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Correlation of degree-days with annual herbage yields and livestock gainsOn California's winter annual rangelands precipitation controls the beginning and end of the growing season while temperature largely controls seasonal growth rates within the growing season. Post-germination accumulated degree-days (ADD) account for the length of the growing season and variation of daily temperature. Simple correlations of ADD and herbage yield or resultant livestock gains were determined at 5 locations in annual type range in northern California. Degree day values were determined by summing daily degree-days from the beginning of the growing season after germinating rainfall until the clipping or weigh dates. Accumulated degree-days accounted for 74 to 91% of the variation in seasonal herbage yield while accumulated days (AD) accounted for 64 to 86% of the variation. Together, ADD and AD accounted for 94 and 86%, respectively, of the variation in stocker cattle weights. Regression coefficients relating ADD to herbage yield appear to predict maximum site productivity. A procedure for estimating a seasonal herbage yield profile based on key growth curve inflection points and using simple field observations with 3 clipping dates and ADD is proposed.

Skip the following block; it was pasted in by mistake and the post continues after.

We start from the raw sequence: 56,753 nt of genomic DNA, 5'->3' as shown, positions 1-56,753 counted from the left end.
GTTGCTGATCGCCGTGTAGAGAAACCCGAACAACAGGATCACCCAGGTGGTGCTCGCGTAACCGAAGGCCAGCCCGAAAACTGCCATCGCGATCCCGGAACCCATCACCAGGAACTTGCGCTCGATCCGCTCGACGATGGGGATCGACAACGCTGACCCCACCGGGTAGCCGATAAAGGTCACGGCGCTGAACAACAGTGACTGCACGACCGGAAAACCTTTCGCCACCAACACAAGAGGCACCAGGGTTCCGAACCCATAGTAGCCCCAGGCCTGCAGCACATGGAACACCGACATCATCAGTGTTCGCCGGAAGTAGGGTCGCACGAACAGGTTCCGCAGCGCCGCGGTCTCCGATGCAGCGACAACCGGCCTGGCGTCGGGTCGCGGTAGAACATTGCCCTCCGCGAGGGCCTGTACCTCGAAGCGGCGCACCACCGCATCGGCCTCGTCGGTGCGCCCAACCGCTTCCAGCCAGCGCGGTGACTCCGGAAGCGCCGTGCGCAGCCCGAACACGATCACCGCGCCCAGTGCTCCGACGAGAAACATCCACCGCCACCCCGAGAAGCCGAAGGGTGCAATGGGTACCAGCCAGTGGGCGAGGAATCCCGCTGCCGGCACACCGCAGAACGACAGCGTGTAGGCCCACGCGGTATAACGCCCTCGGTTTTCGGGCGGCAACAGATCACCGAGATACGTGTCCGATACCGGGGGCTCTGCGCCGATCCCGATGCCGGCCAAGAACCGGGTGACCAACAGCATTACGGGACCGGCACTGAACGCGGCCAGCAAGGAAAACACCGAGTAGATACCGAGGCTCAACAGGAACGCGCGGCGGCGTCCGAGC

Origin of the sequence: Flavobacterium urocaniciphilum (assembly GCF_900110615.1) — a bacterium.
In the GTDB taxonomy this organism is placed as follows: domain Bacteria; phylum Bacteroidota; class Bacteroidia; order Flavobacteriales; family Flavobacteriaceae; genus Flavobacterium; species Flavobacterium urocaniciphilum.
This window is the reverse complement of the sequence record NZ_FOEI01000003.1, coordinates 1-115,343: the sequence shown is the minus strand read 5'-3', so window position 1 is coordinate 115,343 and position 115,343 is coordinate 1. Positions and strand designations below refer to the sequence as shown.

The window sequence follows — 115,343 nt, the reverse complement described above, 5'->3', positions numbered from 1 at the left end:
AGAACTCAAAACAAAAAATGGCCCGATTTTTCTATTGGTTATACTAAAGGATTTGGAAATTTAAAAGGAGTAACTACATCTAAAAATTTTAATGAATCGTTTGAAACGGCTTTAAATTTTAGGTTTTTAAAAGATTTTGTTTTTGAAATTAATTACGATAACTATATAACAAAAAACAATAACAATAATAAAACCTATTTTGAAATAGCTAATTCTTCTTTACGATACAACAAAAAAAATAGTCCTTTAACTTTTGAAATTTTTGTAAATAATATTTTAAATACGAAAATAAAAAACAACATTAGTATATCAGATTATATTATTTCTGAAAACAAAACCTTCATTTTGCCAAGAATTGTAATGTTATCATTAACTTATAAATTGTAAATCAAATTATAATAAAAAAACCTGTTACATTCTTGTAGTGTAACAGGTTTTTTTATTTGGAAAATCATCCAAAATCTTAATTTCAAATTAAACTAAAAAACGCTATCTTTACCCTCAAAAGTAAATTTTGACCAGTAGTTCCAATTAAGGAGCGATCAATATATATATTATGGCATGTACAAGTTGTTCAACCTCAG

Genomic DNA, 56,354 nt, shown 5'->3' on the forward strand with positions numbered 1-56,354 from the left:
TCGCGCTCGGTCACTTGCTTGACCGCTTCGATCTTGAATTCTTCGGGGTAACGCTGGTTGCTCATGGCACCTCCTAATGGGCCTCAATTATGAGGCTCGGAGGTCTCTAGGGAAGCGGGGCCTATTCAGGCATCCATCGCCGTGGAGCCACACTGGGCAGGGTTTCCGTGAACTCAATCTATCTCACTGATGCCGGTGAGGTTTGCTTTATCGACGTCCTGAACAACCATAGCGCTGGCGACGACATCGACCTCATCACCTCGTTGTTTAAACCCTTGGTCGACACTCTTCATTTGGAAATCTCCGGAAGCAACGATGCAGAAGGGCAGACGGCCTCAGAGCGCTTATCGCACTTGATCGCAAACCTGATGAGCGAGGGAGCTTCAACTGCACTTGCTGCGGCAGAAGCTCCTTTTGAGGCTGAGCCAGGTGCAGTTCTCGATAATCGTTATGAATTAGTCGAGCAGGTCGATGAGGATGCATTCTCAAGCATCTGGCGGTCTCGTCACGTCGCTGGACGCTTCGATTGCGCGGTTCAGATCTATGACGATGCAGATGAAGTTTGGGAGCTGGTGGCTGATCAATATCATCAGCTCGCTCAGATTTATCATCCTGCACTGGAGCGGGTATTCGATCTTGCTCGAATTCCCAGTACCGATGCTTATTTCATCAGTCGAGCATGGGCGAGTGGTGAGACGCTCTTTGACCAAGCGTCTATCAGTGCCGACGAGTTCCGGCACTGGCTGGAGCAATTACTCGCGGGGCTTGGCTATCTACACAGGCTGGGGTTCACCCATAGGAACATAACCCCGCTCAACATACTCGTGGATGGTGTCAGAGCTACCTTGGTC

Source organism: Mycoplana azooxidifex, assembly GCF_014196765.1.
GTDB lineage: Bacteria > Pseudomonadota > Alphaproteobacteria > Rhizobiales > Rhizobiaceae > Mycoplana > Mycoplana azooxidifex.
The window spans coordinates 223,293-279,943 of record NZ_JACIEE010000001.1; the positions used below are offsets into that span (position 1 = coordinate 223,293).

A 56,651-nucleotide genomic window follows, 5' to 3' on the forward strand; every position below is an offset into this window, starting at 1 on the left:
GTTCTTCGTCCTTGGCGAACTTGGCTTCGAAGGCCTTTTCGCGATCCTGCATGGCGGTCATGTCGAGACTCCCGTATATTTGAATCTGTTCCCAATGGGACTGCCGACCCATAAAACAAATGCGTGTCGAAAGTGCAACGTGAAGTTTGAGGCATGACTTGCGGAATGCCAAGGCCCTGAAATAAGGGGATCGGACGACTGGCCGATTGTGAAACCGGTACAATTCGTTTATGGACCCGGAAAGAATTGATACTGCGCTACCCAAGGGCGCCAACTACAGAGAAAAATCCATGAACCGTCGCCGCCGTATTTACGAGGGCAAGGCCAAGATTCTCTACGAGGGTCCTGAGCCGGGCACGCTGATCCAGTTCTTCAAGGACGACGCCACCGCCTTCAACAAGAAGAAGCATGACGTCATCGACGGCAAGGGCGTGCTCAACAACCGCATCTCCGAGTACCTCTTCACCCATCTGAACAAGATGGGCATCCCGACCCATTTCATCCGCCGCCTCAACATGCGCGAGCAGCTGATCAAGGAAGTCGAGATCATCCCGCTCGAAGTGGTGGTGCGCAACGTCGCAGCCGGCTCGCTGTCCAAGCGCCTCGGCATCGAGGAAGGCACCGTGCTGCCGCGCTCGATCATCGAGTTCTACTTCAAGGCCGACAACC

Planting depth and soil texture effects on emergence and production of three alkali sacaton accessionsPure stands of alkali sacaton (Sporobolus airoides) once grew on playas and lowland alluvial flood plains, as well as on surrounding hills and terraces in semiarid areas of North America. Stands have all but disappeared on hills and terraces in the past 100 years. The purpose of this research was to evaluate the establishment and initial production characteristics of 3 alkali sacaton accessions when seeds were sown at various depths in 3 soils where soluble salts and exchangeable sodium do not accumulate. 'Saltalk', 'NM-184' and 'DU-82' accessions were sown at 5 depths in Pima finesilty, Sonoita coarse-loam, and Comoro coarse-loam soils in a greenhouse. Seedling emergence from seed sown at 5 mm was greater than for seed sown at 0, 10, 15, and 20 mm in Comoro (sandy), but was equal at all depths in the cracking Pima soil. Above- and below-ground biomass were greatest in Comoro, intermediate in Pima, and lowest in Sonoita soils, but differences were not always significant. The 3 accessions responded similarly to planting depth within a soil, although initial emergence counts indicate differences among accessions.